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Hares today may be gone tomorrow.


TWO nature reserves have been given more than pounds 10,000 to help secure the future of the brown hare in the British Isles.

Brandon Marsh, near Coventry and Draycote Meadows, near Rugby, have been selected to join seven other sites across the country to lead the way in the project.

The brown hare, or lepus europaeus, has declined in numbers since the 1960s and is now classified as a vulnerable species.

The hares thrive in grassland and require quiet, undisturbed areas for cover and raising their young.

The Warwickshire Wildlife Trust and Warwickshire Environmental Trust are working with Biffa Waste Services, the Game Conservancy Trust, the Mammal Society and Middlemarch Environmental to double the population by 2010.

The project was launched in March after a pounds 39,690 grant from Biffaward. Now a further pounds 11,293 has been awarded to the two Warwickshire sites and it is hoped that the three-year project will include other counties.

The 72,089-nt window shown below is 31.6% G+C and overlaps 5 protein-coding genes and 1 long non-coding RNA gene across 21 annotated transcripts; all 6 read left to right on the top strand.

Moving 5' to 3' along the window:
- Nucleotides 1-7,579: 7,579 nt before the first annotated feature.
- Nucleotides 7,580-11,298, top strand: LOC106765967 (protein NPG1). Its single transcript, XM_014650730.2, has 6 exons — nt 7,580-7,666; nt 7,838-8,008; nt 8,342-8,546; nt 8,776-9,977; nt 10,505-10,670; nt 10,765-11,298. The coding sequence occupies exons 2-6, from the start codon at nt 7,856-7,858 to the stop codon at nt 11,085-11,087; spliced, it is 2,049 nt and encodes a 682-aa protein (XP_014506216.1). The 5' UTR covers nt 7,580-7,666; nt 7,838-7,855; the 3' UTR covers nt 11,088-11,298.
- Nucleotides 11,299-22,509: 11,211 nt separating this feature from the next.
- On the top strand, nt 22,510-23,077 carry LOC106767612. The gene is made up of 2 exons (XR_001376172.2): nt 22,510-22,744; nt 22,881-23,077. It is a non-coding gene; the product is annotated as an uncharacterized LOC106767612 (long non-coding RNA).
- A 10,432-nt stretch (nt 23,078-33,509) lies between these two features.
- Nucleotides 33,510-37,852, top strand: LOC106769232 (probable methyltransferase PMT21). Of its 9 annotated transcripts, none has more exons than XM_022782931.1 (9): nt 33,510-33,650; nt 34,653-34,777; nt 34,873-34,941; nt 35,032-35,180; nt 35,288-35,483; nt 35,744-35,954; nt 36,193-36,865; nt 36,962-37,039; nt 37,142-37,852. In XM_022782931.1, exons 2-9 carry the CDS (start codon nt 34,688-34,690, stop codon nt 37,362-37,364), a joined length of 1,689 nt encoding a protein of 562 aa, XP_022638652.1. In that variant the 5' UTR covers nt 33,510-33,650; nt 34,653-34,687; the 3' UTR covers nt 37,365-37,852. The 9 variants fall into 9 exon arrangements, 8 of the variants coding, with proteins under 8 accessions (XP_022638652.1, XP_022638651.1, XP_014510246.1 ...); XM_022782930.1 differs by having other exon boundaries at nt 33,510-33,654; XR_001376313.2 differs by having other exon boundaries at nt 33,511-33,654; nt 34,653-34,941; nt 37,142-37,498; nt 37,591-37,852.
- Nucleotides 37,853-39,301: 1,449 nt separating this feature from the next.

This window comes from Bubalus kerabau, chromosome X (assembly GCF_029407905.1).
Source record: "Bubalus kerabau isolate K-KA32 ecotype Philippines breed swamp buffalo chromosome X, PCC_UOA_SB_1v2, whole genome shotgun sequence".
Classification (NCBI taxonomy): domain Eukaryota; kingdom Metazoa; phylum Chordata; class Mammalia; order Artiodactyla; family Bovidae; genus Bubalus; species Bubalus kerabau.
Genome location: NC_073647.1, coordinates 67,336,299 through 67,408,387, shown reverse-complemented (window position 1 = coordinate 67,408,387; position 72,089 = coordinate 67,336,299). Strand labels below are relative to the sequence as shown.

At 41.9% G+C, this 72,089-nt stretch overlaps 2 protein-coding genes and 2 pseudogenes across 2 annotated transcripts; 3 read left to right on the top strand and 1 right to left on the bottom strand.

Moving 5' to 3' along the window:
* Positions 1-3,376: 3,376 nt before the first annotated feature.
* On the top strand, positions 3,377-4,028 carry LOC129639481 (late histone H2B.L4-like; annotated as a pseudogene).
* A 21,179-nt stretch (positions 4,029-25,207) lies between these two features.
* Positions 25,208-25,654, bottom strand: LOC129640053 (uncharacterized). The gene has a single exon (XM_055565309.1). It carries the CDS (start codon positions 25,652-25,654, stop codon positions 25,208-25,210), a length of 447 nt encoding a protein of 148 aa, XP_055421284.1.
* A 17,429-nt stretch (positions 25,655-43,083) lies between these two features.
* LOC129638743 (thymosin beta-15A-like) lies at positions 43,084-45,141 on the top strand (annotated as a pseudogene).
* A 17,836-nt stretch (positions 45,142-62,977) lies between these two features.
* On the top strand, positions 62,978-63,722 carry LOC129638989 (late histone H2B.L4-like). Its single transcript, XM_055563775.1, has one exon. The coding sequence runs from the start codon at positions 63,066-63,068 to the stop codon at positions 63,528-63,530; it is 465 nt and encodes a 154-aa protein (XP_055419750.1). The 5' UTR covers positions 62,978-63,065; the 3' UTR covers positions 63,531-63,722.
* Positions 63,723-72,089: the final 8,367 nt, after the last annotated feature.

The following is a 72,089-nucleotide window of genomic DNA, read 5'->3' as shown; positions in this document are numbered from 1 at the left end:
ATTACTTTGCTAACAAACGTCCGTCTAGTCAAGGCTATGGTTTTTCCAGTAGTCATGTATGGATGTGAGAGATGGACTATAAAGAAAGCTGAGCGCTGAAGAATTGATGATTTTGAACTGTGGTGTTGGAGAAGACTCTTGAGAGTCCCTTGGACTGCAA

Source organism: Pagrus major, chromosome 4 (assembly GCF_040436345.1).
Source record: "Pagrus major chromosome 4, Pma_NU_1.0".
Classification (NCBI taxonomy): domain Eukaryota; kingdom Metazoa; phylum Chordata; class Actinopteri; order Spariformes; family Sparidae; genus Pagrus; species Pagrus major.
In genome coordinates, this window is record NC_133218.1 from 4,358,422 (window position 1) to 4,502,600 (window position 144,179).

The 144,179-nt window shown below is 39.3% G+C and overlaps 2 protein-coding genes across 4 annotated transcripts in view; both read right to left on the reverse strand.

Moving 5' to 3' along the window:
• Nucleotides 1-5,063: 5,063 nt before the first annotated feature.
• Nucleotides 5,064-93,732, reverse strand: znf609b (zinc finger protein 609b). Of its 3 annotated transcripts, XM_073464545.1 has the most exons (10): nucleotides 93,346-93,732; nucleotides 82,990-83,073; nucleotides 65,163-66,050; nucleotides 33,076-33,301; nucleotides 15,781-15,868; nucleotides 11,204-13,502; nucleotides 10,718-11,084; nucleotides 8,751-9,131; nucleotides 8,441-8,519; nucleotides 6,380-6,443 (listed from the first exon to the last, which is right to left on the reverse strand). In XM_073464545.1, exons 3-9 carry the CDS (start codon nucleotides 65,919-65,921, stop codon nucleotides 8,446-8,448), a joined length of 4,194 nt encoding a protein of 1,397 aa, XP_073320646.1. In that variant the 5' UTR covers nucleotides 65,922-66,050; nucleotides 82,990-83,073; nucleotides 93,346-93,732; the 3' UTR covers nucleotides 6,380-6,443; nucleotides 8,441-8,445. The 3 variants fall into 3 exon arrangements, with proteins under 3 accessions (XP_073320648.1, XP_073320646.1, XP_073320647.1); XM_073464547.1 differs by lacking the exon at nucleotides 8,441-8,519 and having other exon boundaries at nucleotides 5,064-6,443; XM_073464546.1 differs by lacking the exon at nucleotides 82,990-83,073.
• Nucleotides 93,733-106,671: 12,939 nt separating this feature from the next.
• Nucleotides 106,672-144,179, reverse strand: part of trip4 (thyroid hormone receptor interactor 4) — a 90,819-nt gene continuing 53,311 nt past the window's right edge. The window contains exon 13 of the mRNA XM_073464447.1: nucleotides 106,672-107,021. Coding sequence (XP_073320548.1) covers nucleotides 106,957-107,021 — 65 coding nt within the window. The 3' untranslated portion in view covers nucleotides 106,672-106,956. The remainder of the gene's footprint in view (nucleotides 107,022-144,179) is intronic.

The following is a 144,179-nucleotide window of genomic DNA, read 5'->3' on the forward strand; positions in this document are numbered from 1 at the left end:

The national project has seen the recruitment of a brown hare officer, Bernie Higgins, who is based in Coventry.

He said: "Loss of suitable habitat has been one of the key causes of decline in brown hare numbers throughout the UK. This project aims to develop habitat management plans for each study site, promote awareness of brown hare ecology and good land practice that will benefit the brown hare and enable the delivery of the target of doubling the population by 2010."


ENDANGERED: The brown hare has declined in numbers since the 60s
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Publication:Coventry Evening Telegraph (England)
Date:Jun 17, 2005
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